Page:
New owner in Scotland

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McTrucky

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Hi all,

I have just bought a 1976 GL1000, that hasn't been used since 1991, so I anticipate needing a lot of advice before touring the hills and glens on it. Previous owner (on the log book) was, I kid you not, William Wallace.... FREEDOM!!!

The engine turns, after soaking the bores with penetrating oil, and rocking it in 2nd gear. But that is as far as I've got. Plan is air filter, oil and filter, coolant and then connect a battery and see what happens. If I can get it running, I'll be well pleased, but anticipating carb issues. There is also a nightmare of wiring to address, and lots of missing bits and bobs that need addressing. If I can't get it to run, I guess I will need to either sell kn as a project, or break it.

Anyway, this is just a "Hello" post. Questions will follow in the appropriate places.
 
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McTrucky

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Thanks all!

Been reading up on the belts, and was intending to get the thing started before doing the belts. Just incase I find the engine is fubar. If it starts, then belts, waterpump and thermostat would get done together.

Do you think hoping for a 20 second run on the old belts is risking it.....? Would you suck up the cost (about £50 from what I can see in the UK) and take it on the chin only to find out that the (for example) big end had been destroyed by low oil before parking up over 30 years ago...?
 

dan filipi

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Cranking with 30 old belts is a gamble of breaking. At least I’d pull off the belt covers and inspect best I can. Twist each belt, try to judge its flexibility.
 

Rednaxs60

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Treat the bike like you would a vintage, older car that has been sitting in a barn for a long time. It turns over, good. If it were to start, it's going to run like crap. The carbs are going to need to be cleaned and rebuilt. It's most likely going to smoke because the rings are seized in a certain position.

Depending on what you are going to use the bike for, there's a lot of work maintenance that has to be done to make it road worthy.

Timing belts and carb work are just the start of the work/maintenance required, but lets you get the engine started/running. These engines are very robust and will start. I would not spend a lot of time trying to start the engine without cleaning/rebuilding the carbs, at least taking the carbs off, cleaning out any crud, blowing through all the ports/jets, and setting float levels. Better probability of success.

New tires, brake system refurbishment, maybe clutch work, electrical system checks, lights, suspension, wheel bearings (?) to name a few issues to be taking care of. There is no short cut to getting this bike road worthy and to suit your particular riding profile.

50 pounds for belts and time spent doing some carb work is a small price to pay for a bike that will give you back that and more once it is on the road.

Just MHO and thoughts on your great find.
 
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McTrucky

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Thanks again.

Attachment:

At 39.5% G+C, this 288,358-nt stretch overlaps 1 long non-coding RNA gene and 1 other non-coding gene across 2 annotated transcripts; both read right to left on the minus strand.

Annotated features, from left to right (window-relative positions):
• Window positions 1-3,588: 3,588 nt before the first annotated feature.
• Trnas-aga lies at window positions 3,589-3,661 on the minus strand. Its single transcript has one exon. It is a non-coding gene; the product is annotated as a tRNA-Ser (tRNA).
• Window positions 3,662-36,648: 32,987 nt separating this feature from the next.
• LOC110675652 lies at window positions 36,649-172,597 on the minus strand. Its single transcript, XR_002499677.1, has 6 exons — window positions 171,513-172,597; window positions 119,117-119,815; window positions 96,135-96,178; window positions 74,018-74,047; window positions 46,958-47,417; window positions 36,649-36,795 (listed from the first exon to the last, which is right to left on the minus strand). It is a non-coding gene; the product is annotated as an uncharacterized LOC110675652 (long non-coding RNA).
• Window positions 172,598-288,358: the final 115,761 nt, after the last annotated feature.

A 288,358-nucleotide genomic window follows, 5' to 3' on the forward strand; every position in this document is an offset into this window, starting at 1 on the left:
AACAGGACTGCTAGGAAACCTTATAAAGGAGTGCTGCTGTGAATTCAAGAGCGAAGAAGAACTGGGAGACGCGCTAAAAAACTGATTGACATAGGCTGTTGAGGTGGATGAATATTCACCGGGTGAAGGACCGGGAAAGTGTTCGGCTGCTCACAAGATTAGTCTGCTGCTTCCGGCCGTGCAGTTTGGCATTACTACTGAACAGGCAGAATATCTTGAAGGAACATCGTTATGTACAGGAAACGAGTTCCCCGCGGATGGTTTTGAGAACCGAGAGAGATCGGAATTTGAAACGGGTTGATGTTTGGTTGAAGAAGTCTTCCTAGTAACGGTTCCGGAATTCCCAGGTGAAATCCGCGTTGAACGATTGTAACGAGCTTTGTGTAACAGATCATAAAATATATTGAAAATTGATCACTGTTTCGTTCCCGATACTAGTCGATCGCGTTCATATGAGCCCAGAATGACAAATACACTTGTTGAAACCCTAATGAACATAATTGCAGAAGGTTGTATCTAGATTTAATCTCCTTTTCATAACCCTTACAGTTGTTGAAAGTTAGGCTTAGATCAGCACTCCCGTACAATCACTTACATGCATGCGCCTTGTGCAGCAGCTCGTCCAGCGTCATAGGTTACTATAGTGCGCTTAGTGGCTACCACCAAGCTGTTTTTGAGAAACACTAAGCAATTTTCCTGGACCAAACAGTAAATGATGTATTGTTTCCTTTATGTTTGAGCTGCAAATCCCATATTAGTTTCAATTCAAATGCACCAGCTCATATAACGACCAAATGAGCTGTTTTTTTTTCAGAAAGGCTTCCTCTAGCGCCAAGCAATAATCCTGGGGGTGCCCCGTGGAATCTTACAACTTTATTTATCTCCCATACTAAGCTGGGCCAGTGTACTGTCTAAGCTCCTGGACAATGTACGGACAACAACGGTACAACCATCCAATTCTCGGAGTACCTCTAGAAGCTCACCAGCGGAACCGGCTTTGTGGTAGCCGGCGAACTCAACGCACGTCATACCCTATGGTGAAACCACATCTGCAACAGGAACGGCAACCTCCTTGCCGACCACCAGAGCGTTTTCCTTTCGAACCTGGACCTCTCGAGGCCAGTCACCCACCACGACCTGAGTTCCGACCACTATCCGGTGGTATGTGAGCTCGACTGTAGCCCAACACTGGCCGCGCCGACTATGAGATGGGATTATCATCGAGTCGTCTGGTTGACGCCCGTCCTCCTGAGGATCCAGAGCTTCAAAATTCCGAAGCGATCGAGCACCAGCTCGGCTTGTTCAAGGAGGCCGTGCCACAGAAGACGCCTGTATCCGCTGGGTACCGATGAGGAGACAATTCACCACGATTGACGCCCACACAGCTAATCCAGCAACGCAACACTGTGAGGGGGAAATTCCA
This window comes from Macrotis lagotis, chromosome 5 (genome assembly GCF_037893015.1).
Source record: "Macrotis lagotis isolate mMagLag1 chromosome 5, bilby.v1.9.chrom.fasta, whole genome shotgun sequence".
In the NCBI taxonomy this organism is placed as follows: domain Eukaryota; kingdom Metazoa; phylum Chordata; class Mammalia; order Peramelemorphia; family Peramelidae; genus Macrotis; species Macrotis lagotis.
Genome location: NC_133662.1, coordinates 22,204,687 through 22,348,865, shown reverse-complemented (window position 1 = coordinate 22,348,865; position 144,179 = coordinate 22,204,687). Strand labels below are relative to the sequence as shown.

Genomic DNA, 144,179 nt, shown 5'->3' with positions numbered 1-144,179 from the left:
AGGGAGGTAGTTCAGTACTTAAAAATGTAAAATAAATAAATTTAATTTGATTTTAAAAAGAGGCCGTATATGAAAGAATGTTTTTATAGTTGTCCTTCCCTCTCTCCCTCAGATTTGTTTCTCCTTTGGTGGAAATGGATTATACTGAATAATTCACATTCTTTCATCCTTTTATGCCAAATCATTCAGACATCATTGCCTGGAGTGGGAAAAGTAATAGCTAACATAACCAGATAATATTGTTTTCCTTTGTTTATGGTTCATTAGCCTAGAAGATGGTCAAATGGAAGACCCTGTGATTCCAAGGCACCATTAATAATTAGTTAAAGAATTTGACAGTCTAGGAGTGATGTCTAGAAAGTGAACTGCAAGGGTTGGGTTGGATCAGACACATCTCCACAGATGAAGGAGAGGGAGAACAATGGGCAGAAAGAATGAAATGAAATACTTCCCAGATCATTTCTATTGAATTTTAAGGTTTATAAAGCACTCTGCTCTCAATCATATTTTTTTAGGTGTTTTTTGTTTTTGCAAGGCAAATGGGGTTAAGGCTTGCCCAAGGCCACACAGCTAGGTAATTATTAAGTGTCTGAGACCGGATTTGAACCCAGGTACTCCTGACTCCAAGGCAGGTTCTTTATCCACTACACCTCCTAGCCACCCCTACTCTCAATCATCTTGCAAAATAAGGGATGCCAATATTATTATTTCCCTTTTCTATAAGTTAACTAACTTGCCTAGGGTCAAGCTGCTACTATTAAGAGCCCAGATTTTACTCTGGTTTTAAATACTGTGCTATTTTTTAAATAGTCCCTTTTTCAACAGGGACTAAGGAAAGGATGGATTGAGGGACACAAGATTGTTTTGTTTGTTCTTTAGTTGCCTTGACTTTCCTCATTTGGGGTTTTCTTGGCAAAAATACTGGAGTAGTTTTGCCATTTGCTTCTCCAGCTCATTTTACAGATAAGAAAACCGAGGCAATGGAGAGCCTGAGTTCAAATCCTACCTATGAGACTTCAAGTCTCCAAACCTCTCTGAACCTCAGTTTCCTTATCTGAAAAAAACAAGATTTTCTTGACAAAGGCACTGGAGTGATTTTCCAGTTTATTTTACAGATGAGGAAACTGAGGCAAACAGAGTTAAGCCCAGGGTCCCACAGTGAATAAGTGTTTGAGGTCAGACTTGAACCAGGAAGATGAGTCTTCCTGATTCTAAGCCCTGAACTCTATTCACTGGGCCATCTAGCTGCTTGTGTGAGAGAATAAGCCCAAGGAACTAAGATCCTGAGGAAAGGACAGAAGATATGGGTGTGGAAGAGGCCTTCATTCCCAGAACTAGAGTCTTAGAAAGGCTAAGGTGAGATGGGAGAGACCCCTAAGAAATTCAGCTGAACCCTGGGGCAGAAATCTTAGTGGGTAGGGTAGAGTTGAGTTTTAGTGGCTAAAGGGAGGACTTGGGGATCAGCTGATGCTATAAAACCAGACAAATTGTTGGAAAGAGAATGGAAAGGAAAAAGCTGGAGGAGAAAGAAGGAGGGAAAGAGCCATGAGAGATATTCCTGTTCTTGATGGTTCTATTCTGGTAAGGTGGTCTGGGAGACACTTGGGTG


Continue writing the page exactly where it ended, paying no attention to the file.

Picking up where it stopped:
Started working on it today, and I think it is better than I'd hoped. I think it had been a sidecar outfit that was in the process of being converted back to a solo when it was parked up. The alloy wheels are new, or as new. The tyres are new, still with mold marks and "hairy bits", but sidewalls are cracked with age.

I think it has new carbs fitted, and I have four used carbs in boxes that came with it. Just hoping the carbs were dry when parked up.

The fuel tap was off, and I syphoned half a gallon of juice from the tank which still burns, so will be consumed in small doses in the lawnmower.

Air filter was new. I have already got one on order, but the 30 year old one is going to stay in, absolutely as new.

I dumped the oil, which didn't look worrying and will replace the filter when it arrives in a couple of days.

I'll flush the coolant with water for now; and will do a chemical rad flush and coolant change, thermostat change and waterpump check and gasket change after I get it running.

Electrics is a worry. Seems to be halfway to an electronic conversion, but I don't know whether it is all there and/or working yet. There was a fibreglass fairing so lights and indicators are all a bit up in the air. Wiring is like an accident at a spaghetti factory.

But yes, I'll take your advice and do the belts before attempting a start-up. Any recommendations on what set to buy? I like Gates brand, but not sure if I can get the correct fitment in the UK. T274?
Edit - belts ordered from oldwing.eu, including the "fancy tool"
 
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McTrucky

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I have belts on order now from oldwing.eu, should get them in a week or so (thanks Brexit!).

But never in my wildest dreams did I expect the antifreeze to look like this when I dumped it this morning. Looks clean enough to bottle and sell as Austrian wine. Thank you Mr Previous Owner.
20220522_121552.jpg
 

julimike54

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With you being 'new' to Wings, maybe this might help.....

 

Randy Yocum

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Cranking with 30 old belts is a gamble of breaking. At least I’d pull off the belt covers and inspect best I can. Twist each belt, try to judge its flexibility.